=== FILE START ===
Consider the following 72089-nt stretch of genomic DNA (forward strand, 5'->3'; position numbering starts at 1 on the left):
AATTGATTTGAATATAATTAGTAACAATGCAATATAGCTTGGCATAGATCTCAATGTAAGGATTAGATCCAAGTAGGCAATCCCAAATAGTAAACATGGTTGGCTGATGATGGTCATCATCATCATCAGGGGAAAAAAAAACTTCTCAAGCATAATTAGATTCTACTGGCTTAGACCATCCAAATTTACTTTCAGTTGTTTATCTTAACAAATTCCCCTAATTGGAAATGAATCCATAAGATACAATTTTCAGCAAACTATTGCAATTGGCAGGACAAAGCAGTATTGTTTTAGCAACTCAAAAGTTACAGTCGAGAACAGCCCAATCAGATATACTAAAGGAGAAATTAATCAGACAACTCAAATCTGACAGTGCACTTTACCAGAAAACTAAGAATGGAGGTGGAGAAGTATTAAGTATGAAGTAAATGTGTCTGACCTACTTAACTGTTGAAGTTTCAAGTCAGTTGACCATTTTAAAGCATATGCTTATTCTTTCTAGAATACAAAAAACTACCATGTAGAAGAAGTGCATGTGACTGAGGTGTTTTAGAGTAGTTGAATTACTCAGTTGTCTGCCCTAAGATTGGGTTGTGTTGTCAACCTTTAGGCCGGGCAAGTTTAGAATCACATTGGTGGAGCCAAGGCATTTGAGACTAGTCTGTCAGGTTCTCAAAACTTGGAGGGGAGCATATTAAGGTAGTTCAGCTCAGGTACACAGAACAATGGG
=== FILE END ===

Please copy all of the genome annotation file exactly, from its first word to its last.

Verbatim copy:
Consider the following 72089-nt stretch of genomic DNA (forward strand, 5'->3'; position numbering starts at 1 on the left):
AATTGATTTGAATATAATTAGTAACAATGCAATATAGCTTGGCATAGATCTCAATGTAAGGATTAGATCCAAGTAGGCAATCCCAAATAGTAAACATGGTTGGCTGATGATGGTCATCATCATCATCAGGGGAAAAAAAAACTTCTCAAGCATAATTAGATTCTACTGGCTTAGACCATCCAAATTTACTTTCAGTTGTTTATCTTAACAAATTCCCCTAATTGGAAATGAATCCATAAGATACAATTTTCAGCAAACTATTGCAATTGGCAGGACAAAGCAGTATTGTTTTAGCAACTCAAAAGTTACAGTCGAGAACAGCCCAATCAGATATACTAAAGGAGAAATTAATCAGACAACTCAAATCTGACAGTGCACTTTACCAGAAAACTAAGAATGGAGGTGGAGAAGTATTAAGTATGAAGTAAATGTGTCTGACCTACTTAACTGTTGAAGTTTCAAGTCAGTTGACCATTTTAAAGCATATGCTTATTCTTTCTAGAATACAAAAAACTACCATGTAGAAGAAGTGCATGTGACTGAGGTGTTTTAGAGTAGTTGAATTACTCAGTTGTCTGCCCTAAGATTGGGTTGTGTTGTCAACCTTTAGGCCGGGCAAGTTTAGAATCACATTGGTGGAGCCAAGGCATTTGAGACTAGTCTGTCAGGTTCTCAAAACTTGGAGGGGAGCATATTAAGGTAGTTCAGCTCAGGTACACAGAACAATGGG